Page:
May’s Congressional Wrap Up

2018-06-11T16:53:45+00:00 June 11, 2018|

From: Ocean News Weekly/ By: Ocean Leadership Staff 

What Passed

The House passed (351-66) the National Defense Authorization Act for Fiscal Year 2019 (H.R. 5515), which would authorize defense spending ($717 billion) for military activities, including a Department of Defense (DOD) study on attracting science, technology, engineering, and math (STEM)-educated individuals from minority serving academic institutions; a joint DOD and National Oceanic and Atmospheric Administration (NOAA) report on wind farm impacts on weather radars and military operations; and research on emerging technologies. Meanwhile, the Senate version ($716 billion) passed out of committee (25-2) and would prioritize science, technology, and research programs in the areas of space, energy, and innovative technology.

Several water infrastructure bills passed out of committee or out of their chamber this month including one that would direct the Army Corps of Engineers (ACE) to restore aquatic ecosystems and to conduct feasibility studies on flood risk management using green (natural) and grey (traditional) infrastructure (S. 2800); another focused on preventing maintenance backlogs within the ACE and identifying $3 billion in projects that are no longer feasible due to local support or lack of federal dollars (H.R. 8); and two appropriations bills (S. 2975, H.R. 5895) that would fund energy and water research, the Department of Interior, the Department of Energy, and the ACE.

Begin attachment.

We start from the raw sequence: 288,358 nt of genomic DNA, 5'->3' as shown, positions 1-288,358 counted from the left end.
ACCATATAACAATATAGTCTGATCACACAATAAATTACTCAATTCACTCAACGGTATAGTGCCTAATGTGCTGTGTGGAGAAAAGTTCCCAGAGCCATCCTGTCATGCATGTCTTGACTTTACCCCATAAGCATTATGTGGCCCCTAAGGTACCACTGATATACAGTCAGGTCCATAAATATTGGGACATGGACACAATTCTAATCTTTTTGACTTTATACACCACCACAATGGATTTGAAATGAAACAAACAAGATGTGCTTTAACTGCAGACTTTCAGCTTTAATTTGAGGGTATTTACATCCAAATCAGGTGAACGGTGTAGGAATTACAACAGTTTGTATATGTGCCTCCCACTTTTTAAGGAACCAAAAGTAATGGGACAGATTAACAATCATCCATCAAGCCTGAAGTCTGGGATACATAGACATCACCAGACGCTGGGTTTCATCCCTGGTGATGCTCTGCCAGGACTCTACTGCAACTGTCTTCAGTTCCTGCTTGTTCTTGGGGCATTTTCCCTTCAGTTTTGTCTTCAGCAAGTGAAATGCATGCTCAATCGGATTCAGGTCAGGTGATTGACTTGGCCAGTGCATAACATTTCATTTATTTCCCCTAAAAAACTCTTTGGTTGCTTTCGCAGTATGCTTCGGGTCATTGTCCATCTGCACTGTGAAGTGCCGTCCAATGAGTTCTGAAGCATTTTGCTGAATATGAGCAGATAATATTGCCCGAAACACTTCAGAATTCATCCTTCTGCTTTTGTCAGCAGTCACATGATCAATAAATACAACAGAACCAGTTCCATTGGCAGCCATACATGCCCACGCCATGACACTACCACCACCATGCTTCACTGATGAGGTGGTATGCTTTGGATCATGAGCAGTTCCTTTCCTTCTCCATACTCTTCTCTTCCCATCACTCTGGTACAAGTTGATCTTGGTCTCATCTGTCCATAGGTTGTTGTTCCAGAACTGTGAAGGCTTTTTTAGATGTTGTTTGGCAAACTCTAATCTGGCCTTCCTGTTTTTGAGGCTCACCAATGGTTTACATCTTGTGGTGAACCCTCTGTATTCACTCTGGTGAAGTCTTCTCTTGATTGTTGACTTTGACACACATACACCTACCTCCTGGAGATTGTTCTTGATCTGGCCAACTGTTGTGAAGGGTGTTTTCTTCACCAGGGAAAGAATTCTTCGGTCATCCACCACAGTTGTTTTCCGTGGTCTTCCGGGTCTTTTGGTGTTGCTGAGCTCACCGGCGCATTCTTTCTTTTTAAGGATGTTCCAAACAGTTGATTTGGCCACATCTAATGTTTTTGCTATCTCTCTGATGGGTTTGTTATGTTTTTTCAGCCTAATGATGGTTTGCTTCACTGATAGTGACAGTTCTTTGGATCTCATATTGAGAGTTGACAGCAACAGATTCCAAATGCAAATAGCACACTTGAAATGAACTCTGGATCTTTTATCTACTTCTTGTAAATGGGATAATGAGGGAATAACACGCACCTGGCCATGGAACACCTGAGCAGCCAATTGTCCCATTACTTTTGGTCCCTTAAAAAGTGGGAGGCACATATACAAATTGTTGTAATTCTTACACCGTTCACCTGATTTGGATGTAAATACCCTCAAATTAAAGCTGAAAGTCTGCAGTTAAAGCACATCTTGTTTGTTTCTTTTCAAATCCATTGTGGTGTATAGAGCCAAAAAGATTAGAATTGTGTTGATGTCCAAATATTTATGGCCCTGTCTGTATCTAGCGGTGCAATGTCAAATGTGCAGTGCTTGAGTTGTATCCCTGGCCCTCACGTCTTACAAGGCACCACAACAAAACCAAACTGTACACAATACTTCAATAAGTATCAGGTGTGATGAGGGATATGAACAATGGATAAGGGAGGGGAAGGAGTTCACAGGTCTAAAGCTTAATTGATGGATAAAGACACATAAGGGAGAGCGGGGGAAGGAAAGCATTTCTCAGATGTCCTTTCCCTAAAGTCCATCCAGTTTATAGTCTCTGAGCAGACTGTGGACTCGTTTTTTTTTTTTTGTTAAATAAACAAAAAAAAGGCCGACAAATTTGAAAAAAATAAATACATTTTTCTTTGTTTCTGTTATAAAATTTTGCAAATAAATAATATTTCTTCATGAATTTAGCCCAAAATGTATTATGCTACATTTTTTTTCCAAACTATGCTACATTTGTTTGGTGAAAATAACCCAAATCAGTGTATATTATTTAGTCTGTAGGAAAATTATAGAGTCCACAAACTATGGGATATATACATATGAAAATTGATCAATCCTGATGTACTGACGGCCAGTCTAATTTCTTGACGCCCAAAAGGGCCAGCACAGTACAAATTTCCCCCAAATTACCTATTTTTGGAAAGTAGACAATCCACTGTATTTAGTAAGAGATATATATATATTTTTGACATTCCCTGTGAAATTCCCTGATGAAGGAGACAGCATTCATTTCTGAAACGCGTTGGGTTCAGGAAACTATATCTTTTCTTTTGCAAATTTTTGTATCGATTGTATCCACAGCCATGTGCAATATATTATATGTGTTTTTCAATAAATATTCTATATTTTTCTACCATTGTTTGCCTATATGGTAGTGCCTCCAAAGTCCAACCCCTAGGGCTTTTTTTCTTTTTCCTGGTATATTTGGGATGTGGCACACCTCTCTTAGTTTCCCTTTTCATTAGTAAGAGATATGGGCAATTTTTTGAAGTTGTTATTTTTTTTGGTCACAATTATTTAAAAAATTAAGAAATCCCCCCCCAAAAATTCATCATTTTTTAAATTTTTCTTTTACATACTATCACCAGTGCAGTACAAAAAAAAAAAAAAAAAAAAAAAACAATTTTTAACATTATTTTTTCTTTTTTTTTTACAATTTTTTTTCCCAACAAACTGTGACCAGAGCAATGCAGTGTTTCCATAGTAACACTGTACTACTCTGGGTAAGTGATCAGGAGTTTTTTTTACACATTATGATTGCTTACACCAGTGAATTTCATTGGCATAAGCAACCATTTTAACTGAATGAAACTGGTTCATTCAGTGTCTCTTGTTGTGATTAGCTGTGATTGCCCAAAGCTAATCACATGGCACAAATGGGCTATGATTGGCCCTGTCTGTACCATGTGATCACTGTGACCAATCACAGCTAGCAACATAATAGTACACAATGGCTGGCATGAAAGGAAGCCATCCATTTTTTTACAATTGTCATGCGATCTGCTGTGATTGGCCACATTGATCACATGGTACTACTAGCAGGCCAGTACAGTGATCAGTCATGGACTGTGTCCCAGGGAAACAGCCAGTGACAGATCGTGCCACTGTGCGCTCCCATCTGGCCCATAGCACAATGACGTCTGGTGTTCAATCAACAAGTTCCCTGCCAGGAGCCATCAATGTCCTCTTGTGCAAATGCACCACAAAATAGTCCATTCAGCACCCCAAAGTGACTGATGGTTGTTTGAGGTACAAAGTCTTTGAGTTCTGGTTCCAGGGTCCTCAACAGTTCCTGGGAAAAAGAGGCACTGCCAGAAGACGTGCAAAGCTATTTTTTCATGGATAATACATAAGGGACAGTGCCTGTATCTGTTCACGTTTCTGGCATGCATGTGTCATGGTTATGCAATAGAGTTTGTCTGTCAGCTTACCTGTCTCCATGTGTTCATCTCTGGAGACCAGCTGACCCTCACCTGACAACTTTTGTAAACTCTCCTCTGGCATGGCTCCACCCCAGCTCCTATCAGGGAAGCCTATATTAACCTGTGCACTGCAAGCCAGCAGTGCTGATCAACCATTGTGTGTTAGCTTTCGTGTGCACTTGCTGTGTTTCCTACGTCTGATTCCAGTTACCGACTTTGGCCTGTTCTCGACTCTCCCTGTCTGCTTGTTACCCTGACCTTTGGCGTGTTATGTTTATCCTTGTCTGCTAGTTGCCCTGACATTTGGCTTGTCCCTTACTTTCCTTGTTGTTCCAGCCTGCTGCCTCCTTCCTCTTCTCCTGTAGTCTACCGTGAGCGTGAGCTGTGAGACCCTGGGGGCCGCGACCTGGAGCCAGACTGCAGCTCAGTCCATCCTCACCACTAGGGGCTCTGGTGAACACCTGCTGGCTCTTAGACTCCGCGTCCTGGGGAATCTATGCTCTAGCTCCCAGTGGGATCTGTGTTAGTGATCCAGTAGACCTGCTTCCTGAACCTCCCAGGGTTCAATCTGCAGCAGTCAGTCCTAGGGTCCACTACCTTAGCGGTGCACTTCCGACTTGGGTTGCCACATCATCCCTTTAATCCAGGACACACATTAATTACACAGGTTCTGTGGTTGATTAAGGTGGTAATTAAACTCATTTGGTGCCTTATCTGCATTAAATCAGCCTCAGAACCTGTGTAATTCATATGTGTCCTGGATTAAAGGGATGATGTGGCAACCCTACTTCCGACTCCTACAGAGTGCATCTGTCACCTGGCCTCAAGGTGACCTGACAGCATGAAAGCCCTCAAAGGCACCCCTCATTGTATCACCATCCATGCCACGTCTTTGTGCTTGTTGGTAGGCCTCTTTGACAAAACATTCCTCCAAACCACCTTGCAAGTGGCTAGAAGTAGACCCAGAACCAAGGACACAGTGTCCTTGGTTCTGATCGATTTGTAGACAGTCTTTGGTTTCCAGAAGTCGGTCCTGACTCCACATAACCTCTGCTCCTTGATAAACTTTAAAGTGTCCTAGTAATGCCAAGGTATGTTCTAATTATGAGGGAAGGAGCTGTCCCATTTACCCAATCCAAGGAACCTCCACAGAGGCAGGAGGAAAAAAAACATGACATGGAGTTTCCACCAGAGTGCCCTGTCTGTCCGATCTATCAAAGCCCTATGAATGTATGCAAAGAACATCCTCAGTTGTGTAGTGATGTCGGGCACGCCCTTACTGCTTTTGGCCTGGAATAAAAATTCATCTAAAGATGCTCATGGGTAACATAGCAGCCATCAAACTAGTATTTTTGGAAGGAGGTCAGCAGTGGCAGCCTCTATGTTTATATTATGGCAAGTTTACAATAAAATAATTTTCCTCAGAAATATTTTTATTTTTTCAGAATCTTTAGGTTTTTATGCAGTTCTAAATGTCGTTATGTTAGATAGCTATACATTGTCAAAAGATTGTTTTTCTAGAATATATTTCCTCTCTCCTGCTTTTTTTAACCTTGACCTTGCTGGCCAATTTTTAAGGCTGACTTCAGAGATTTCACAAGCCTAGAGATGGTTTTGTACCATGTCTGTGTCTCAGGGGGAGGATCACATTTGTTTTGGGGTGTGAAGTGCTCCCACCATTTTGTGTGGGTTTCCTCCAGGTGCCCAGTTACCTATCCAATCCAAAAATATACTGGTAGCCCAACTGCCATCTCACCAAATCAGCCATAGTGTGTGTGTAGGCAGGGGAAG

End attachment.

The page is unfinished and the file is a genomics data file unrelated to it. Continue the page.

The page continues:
What’s New

Conservation was a common theme for bills introduced last month. Nearly identical legislation in the House and Senate (S. 2773 and H.R. 5638) aims to improve fisheries management and to reduce bycatch in driftnets by requiring changes to net length and mesh size. The Wildlife Conservation and Anti-Trafficking Act of 2018 (H.R. 5697) outlines how money collected from fines (e.g., illegal fishing, shark finning, marine mammal violations) should be spent and would direct the agencies to develop a program rewarding wildlife trafficking whistle blowers and to execute the International Wildlife Conservation Program.

What’s Next

Both chambers made progress on appropriations in May, but with the deadline fast approaching (September 30) the pressure to finish is building — the Senate announced they will only take a week of their usual month-long August recess. To avoid a government shutdown, Congress must pass identical versions of the 12 bills (or an omnibus) that are then signed by the president.

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